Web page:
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plaid

[plad] /plæd/
noun
1.
any fabric woven of differently colored yarns in a crossbarred pattern.
2.
a pattern of this kind.
3.
a long, rectangular piece of cloth, usually with such a pattern and worn across the left shoulder by Scottish Highlanders.
adjective
4.
having the pattern of a plaid.
Origin
1505-1515
1505-15; < Scots Gaelic plaide blanket, plaid (def 3)
Dictionary.com Unabridged
Based on the Random House Dictionary, © Random House, Inc. 2014.
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Examples from the web for plaid
  • In handsome, loose swingback topcoats, he combines plaid and plain.
  • Some things are even worse than plaid with seersucker.
  • He started the show with three sparkling sequin-paved dresses, but soon moved into the plaid sequence.
  • The boys will wear dark blue pants, a plaid tie, yellow shirt and blue sweater with white trim.
  • Made of a rubberized plaid fabric with leather details, the shoulder bag is waterproof and fully lined.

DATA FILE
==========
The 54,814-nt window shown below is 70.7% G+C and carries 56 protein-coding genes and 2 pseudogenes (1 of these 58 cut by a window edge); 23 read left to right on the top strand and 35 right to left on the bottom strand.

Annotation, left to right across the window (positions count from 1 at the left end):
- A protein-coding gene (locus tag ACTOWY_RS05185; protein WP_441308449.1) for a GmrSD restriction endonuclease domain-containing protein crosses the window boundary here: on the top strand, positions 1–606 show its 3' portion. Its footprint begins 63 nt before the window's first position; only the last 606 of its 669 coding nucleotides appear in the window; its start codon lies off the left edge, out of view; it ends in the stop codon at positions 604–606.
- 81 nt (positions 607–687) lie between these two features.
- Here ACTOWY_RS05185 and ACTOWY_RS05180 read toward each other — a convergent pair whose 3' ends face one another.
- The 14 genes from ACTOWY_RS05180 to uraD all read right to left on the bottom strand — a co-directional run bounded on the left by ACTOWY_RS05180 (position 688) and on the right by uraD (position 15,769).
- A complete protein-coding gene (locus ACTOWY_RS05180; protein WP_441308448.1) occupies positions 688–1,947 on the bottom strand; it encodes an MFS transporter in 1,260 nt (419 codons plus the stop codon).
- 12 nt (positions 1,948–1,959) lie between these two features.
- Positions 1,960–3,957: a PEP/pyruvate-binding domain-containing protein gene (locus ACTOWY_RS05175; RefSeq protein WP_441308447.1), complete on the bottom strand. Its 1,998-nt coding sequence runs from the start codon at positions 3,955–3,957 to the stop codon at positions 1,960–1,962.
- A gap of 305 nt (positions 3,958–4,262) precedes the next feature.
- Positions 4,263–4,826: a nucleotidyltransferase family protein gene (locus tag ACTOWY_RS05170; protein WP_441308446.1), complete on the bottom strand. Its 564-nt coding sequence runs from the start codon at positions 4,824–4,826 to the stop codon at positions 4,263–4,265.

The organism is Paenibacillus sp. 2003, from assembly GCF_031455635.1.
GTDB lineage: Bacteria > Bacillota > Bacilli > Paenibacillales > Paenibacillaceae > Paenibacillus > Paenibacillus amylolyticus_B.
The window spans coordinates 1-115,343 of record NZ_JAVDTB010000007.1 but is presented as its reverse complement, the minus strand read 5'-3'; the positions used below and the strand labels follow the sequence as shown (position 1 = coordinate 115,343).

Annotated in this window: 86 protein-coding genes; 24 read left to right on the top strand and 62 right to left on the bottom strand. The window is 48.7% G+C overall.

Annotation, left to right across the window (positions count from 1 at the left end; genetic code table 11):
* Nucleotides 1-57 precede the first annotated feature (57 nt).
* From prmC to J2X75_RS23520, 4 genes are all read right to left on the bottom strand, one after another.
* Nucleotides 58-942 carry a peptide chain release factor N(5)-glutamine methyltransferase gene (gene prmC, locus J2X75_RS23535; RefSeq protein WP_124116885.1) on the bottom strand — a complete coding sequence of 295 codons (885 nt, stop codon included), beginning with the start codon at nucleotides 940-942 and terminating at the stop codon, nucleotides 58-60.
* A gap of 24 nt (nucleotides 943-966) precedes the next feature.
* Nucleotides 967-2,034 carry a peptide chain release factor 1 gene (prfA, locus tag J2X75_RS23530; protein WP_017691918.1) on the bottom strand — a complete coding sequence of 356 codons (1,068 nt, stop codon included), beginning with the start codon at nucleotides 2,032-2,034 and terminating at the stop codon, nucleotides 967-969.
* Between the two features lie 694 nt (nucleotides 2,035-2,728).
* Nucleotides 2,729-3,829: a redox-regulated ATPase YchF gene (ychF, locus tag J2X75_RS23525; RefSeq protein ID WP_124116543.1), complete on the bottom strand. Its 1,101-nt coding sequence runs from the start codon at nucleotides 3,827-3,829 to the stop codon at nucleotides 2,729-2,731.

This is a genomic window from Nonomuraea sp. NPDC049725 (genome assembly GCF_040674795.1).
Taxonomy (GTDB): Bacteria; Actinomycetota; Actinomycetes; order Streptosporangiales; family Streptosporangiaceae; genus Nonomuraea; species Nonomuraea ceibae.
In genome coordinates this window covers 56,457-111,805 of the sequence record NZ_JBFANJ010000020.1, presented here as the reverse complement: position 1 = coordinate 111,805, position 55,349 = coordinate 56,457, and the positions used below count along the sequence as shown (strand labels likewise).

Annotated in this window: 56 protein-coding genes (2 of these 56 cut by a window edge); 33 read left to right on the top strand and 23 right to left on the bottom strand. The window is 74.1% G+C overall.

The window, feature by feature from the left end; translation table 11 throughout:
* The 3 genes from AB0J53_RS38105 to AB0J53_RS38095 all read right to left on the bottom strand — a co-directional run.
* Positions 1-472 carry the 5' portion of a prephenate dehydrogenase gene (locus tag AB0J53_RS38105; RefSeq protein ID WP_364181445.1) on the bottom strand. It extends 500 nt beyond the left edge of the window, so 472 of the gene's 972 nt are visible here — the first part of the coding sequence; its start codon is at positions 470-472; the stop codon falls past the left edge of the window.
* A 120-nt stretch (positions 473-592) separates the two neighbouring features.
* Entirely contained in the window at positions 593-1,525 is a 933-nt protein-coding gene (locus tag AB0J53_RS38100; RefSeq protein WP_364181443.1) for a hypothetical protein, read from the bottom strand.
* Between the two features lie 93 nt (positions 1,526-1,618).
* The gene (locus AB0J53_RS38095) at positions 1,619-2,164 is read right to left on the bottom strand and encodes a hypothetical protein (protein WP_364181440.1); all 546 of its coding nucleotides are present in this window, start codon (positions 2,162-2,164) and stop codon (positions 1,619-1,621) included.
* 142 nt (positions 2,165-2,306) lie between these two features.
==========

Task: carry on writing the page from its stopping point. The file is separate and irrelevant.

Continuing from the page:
• Colors, checks, plaid pants and even backpacks were all super-sized.
  • Maple syrup production may conjure up rustic visions of burly guys in plaid shirts hauling metal buckets through the woods.
  • His plaid jacket, after all, was from a thrift store.
  • Ruddy-cheeked and plaid-clad, he could as easily be out here hunting chukar or mending downed fences.
  • Wear yours with jeans and boots or add a splash to your accessories with a plaid purse or even patterned shoes.
British Dictionary definitions for plaid

plaid

/plæd; pleɪd/
noun
1.
a long piece of cloth of a tartan pattern, worn over the shoulder as part of Highland costume
2.
  1. a crisscross weave or cloth
  2. (as modifier): a plaid scarf
Word Origin
C16: from Scottish Gaelic plaide, of obscure origin
Collins English Dictionary - Complete & Unabridged 2012 Digital Edition
© William Collins Sons & Co. Ltd. 1979, 1986 © HarperCollins
Publishers 1998, 2000, 2003, 2005, 2006, 2007, 2009, 2012
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Word Origin and History for plaid
n.

1510s, from Scottish, from or related to Gaelic plaide "blanket, mantle," of unknown origin, perhaps a contraction of peallaid "sheepskin," from peall "skin," from Latin pellis (but OED finds this "phonetically improbable"). The wearing of it by males forbidden by act of parliament, under penalty of transportation, 1746-82. As an adjective c.1600, from the noun.

Online Etymology Dictionary, © 2010 Douglas Harper
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